by Alexa Dalby
In US satirist Jon Stewart’s clever debut as director and co-screenwriter, Mexican Gail Garcia Bernal stars in the true story of journalist Maziar Bahari, who returns to his native Iran to cover the disputed 2009 elections. After uploading his film of police shooting civilians in riots, Bahari is arrested and imprisoned in solitary confinement in the notorious Evin prison. For 118 days, he is interrogated by ‘Rosewater’ (Kim Bodnia, from Danish TV’s The Bridge). To save the regime’s face, Rosewater must make Bahari confess to spying, so uses psychological torture and beatings. A serio-comic, almost co-dependent, relationship develops. In his cell, Bahari has hallucinations and flashbacks of his dead father – an interesting relationship – and sister, both former political prisoners. To survive, Bahari learns to invent answers that are as crazy as the questions he is being asked and the film is leavened by moments of black humour. In their two-hander which dominates the film, Bernal’s Bahari seems naïve and passive; Bodnia is a mere functionary. The interrogations become repetitive: it is hard to maintain suspense when the outcome is known and the end comes abruptly. The film uses news footage and real people. Outdoor scenes are shot with handheld cameras, Bahari’s cell claustrophobically from above and below. Rosewater lauds the media – it put Bahari in prison but was also instrumental in obtaining his release. Those who helped him were not so lucky.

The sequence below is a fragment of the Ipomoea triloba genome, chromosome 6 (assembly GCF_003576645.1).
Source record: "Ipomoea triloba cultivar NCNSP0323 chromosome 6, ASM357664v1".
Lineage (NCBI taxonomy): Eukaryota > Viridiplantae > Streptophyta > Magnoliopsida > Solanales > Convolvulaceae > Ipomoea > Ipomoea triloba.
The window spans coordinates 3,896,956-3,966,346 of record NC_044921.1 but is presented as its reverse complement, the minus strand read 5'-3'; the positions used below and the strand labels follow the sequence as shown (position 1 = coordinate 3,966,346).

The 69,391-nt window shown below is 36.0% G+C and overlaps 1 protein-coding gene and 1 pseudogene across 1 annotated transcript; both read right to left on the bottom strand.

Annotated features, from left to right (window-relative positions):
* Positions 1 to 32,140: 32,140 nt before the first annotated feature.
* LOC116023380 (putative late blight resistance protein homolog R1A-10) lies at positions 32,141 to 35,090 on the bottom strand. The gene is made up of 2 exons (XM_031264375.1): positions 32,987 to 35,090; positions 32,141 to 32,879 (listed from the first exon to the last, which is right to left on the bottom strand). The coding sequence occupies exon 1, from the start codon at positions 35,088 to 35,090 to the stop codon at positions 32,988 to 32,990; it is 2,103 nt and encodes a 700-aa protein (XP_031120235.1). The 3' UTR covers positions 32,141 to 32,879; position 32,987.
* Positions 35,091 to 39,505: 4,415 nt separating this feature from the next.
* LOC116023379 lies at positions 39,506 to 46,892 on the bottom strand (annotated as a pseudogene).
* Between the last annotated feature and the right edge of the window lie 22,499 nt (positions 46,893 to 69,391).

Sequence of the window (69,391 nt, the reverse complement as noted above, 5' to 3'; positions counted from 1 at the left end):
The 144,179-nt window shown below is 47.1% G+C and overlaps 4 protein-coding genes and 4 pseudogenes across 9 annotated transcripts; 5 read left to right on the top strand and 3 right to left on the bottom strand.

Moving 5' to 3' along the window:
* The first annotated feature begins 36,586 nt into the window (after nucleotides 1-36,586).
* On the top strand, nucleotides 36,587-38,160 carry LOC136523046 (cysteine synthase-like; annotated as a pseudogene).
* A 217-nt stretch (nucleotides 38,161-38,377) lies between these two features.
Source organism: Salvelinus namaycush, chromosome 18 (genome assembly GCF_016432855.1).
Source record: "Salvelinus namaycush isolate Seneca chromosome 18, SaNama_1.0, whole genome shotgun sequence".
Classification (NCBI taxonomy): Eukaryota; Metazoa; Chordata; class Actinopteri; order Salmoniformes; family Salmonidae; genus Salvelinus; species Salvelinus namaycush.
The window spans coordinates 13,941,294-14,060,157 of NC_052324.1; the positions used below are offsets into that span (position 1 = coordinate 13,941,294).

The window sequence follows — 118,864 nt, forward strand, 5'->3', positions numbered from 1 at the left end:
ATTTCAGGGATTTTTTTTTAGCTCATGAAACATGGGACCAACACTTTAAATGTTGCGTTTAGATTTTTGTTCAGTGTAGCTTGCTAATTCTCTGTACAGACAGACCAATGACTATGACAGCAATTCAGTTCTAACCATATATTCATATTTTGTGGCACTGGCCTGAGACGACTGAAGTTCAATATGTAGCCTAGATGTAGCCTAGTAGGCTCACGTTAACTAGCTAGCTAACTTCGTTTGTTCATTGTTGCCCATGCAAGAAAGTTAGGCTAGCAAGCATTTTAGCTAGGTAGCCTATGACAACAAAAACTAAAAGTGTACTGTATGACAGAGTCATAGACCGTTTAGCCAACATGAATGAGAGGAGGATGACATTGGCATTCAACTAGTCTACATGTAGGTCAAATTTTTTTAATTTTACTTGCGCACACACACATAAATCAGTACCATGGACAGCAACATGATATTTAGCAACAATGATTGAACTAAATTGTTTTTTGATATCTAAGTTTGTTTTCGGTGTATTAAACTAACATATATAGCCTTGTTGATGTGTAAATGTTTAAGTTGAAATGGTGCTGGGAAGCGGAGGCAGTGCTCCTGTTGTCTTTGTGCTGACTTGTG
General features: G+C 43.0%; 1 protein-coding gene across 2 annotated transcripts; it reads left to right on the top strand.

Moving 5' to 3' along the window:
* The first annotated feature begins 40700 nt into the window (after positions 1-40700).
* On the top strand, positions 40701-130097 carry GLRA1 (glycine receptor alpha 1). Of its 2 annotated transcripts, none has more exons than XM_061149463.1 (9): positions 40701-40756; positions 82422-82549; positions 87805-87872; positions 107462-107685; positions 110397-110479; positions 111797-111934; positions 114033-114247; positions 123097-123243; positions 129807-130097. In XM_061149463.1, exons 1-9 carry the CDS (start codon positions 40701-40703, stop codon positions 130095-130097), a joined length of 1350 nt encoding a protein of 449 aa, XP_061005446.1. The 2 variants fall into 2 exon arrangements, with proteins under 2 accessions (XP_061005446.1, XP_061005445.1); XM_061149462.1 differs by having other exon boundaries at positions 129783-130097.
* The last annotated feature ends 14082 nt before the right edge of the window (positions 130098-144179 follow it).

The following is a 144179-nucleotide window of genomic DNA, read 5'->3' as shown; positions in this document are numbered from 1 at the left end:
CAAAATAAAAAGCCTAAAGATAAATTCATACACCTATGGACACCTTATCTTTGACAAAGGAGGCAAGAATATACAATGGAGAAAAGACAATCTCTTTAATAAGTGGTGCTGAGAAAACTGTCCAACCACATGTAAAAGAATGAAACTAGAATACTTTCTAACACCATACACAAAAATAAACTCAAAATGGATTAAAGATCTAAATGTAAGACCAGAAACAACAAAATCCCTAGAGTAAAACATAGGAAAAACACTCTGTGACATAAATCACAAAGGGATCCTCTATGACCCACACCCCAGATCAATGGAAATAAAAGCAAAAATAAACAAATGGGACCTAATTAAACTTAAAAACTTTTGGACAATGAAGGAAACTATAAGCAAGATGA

Rosewater is showing on Oct 12th, 14th & 16th at the 58th BFI London Film Festival